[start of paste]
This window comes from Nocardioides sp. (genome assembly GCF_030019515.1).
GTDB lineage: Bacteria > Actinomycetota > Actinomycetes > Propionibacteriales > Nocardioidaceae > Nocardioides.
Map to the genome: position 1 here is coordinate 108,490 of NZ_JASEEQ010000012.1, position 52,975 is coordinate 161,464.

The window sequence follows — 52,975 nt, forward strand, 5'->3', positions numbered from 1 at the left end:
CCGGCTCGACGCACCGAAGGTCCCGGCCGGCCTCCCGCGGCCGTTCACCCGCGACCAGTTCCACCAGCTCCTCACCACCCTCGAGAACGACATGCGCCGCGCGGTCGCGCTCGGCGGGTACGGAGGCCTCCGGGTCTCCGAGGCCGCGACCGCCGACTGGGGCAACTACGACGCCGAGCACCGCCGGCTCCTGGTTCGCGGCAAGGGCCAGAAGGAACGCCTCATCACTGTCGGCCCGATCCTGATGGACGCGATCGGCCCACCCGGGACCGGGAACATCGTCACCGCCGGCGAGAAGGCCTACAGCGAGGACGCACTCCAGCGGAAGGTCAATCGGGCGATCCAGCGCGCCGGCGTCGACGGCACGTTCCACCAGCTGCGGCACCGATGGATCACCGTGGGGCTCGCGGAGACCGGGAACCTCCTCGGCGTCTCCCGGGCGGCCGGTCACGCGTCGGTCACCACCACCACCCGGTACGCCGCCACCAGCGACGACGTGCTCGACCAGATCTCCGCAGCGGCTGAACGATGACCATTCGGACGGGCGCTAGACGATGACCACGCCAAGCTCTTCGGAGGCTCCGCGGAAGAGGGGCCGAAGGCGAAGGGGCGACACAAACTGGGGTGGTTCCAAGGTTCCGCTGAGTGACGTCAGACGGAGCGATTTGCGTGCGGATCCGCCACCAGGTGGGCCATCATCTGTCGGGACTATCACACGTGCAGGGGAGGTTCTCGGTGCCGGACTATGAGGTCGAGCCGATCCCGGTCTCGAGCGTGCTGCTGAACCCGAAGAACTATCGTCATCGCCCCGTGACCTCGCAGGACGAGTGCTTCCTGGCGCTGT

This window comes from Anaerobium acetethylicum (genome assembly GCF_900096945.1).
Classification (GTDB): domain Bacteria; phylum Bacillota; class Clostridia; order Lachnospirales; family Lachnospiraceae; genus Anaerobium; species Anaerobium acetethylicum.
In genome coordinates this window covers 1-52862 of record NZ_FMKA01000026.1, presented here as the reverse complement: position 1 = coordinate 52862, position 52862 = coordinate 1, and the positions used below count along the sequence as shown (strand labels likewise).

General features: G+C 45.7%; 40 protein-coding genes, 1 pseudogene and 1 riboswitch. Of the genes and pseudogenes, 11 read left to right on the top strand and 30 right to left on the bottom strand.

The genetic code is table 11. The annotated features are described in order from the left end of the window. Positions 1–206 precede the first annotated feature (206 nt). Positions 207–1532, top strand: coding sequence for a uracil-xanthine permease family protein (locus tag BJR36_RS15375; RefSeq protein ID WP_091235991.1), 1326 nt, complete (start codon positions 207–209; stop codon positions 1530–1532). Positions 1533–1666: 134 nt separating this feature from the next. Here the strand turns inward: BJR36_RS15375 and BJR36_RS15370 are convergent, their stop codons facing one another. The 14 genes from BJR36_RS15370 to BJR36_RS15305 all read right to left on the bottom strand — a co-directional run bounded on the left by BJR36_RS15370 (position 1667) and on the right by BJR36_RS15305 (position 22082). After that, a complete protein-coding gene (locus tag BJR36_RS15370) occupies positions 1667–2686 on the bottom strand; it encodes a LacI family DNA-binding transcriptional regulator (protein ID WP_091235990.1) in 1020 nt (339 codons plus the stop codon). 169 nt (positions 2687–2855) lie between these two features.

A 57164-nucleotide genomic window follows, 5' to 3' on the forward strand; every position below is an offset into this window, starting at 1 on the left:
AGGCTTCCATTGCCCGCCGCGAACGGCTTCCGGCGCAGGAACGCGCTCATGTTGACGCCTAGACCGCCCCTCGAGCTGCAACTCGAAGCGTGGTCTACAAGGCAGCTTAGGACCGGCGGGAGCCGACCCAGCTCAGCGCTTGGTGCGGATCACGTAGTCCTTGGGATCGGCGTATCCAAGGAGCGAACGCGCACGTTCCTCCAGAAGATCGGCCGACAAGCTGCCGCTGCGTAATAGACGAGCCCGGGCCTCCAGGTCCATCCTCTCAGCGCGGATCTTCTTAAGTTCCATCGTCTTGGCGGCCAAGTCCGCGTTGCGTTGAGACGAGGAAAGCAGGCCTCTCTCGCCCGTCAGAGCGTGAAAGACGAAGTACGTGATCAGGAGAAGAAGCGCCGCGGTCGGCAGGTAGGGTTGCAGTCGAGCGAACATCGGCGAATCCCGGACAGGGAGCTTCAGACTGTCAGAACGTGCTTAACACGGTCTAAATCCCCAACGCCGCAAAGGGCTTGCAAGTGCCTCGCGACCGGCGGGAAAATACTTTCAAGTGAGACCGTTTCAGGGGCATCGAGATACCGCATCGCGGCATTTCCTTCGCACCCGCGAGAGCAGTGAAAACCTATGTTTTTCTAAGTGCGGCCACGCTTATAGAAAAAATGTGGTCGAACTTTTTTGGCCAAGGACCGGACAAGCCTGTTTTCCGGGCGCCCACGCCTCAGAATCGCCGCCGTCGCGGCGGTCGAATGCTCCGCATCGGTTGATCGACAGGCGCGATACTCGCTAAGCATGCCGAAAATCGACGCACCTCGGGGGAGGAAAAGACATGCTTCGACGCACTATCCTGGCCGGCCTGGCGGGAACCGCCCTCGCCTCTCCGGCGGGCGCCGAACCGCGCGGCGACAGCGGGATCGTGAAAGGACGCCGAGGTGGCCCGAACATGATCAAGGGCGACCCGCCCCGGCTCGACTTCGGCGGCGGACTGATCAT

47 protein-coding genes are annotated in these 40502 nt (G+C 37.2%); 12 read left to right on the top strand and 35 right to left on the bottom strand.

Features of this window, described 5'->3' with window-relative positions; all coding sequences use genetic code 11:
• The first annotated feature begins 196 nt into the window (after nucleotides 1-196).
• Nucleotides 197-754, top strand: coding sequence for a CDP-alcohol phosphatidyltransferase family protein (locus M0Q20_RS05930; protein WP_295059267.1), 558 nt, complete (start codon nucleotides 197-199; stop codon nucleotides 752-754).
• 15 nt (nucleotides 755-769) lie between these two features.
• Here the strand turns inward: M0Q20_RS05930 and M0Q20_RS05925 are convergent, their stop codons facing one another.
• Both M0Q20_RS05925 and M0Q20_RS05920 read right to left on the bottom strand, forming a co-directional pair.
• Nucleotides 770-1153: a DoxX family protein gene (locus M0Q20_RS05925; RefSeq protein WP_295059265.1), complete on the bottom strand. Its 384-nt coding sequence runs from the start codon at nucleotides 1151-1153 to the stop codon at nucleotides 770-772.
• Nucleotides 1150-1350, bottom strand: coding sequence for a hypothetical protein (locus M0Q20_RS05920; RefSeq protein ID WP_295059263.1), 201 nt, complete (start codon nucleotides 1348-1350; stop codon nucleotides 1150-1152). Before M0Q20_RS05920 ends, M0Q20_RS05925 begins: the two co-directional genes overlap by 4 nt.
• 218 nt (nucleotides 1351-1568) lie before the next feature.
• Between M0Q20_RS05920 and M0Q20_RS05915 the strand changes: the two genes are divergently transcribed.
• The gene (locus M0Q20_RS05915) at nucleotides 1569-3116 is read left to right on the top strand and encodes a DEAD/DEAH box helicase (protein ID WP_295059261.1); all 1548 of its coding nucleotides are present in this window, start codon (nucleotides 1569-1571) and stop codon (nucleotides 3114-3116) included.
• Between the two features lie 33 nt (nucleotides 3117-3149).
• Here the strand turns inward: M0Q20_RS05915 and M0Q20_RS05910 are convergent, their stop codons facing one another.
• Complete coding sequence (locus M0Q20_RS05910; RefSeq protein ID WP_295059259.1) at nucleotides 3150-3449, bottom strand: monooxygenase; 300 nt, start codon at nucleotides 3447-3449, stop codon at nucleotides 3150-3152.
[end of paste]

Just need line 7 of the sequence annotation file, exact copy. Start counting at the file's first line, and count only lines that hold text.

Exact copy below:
Classification (GTDB): domain Bacteria; phylum Bacillota; class Clostridia; order Lachnospirales; family Lachnospiraceae; genus Anaerobium; species Anaerobium acetethylicum.